The Panama Canal

Beginning with sixteenth-century European explorers, travelers and traders in the Americas dreamed of direct route to connect the Atlantic and Pacific Oceans. That dream would become a reality with the construction of the Panama Canal, a forty-eight mile ship canal across the Isthmus of Panama. The new passage allowed ships to cross in six to eight hours and avoid the long, treacherous Cape Horn route around the southernmost tip of South America. Although the canal project was started by France in 1881, the United States purchased French equipment and excavations in Panama in 1904 and began construction. A decade later, after political struggles, changes in leadership, 375 million dollars in spending, and the death of an estimated 5,600 workers, the project was complete. This primary source set includes photographs, documents, maps, and footage that can be used to explore the stories of environmental issues, political struggle, and human labor that built the Panama Canal.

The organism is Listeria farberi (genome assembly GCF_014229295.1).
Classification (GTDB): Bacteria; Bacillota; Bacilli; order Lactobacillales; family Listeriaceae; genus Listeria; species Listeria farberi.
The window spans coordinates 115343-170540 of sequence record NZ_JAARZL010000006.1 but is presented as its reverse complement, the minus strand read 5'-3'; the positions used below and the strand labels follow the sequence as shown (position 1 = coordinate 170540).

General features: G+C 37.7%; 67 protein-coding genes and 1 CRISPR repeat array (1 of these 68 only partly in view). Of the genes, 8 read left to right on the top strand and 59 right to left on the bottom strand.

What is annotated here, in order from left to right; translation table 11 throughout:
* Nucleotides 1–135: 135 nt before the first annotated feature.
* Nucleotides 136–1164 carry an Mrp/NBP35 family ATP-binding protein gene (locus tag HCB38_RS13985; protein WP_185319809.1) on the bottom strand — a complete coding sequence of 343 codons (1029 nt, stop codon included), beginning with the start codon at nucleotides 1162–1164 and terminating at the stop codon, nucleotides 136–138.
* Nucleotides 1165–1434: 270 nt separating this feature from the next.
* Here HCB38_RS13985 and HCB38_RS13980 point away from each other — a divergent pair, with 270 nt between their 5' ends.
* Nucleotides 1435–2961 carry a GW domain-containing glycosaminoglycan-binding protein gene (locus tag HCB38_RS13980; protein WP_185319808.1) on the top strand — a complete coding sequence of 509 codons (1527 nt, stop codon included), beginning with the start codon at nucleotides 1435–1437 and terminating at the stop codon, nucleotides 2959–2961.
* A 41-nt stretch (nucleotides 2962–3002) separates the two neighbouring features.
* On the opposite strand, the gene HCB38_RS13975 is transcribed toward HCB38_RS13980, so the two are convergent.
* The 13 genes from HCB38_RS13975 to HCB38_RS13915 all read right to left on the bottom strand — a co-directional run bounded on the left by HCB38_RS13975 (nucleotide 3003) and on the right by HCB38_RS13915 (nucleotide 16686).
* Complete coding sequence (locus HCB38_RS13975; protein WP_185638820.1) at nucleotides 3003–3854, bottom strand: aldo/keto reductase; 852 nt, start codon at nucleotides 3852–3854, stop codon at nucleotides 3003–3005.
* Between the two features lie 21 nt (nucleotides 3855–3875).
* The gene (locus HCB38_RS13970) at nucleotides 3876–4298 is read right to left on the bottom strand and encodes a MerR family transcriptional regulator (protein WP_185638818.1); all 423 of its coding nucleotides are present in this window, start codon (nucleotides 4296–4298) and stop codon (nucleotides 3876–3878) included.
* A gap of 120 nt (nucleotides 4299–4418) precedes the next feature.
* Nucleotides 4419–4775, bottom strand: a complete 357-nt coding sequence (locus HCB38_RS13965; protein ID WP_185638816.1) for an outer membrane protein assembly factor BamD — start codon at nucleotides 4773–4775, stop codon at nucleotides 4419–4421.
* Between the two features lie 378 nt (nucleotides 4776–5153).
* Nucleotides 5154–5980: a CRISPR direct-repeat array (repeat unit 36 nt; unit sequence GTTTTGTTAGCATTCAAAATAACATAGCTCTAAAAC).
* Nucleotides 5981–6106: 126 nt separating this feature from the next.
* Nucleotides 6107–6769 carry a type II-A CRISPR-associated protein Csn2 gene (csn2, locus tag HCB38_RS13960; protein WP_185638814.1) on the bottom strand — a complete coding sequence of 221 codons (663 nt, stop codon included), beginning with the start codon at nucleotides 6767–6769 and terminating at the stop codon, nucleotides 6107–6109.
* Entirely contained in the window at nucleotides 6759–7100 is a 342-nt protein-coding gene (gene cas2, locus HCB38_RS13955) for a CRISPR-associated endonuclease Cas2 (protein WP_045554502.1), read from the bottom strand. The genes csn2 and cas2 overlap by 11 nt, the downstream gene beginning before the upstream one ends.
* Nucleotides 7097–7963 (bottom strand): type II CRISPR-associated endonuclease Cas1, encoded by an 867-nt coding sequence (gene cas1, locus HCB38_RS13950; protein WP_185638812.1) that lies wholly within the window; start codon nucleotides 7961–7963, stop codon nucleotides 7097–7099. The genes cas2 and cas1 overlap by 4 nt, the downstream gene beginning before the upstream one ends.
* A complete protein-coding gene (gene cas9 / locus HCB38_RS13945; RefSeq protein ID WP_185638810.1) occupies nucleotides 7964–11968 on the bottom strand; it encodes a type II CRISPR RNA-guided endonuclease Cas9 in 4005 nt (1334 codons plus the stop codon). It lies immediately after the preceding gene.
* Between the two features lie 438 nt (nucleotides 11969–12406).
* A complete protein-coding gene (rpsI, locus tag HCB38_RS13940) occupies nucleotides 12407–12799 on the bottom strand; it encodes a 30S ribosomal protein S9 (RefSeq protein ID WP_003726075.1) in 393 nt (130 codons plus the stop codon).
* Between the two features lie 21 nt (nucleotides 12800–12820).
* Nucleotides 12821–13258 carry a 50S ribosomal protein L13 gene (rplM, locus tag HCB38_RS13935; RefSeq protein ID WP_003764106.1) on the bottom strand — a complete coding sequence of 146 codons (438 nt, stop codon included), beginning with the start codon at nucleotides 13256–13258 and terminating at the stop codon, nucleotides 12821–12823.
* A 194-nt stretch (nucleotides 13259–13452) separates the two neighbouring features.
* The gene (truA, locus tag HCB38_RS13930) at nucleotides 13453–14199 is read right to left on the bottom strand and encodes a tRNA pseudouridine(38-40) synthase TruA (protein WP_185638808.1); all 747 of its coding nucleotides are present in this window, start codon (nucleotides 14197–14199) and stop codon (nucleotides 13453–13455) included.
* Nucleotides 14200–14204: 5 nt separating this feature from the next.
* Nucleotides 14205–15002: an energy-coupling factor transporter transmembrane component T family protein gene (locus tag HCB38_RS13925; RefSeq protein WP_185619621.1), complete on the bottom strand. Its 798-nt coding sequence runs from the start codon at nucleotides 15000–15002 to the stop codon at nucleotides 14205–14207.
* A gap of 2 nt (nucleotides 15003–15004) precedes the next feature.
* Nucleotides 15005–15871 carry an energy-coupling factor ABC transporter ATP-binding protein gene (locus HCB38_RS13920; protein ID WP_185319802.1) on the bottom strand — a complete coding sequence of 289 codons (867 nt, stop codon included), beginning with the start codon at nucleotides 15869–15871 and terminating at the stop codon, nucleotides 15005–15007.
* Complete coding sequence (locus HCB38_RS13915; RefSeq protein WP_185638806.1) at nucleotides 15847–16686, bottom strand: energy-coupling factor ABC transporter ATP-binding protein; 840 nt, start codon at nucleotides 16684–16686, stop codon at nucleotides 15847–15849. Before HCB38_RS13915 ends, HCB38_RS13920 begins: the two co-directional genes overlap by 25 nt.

Chicago citation style
Franky Abbott. The Panama Canal. 2015. Retrieved from the Digital Public Library of America, http://dp.la/primary-source-sets/the-panama-canal?subject=us-history&timePeriod=the-emergence-of-modern-america-1890-1930. (Accessed July 22, 2018.)
APA citation style
Franky Abbott, (2015) The Panama Canal. Retrieved from the Digital Public Library of America, http://dp.la/primary-source-sets/the-panama-canal?subject=us-history&timePeriod=the-emergence-of-modern-america-1890-1930
MLA citation style
Franky Abbott. Retrieved from the Digital Public Library of America <http://dp.la/primary-source-sets/the-panama-canal?subject=us-history&timePeriod=the-emergence-of-modern-america-1890-1930>.
Note: These citations are programmatically generated and may be incomplete.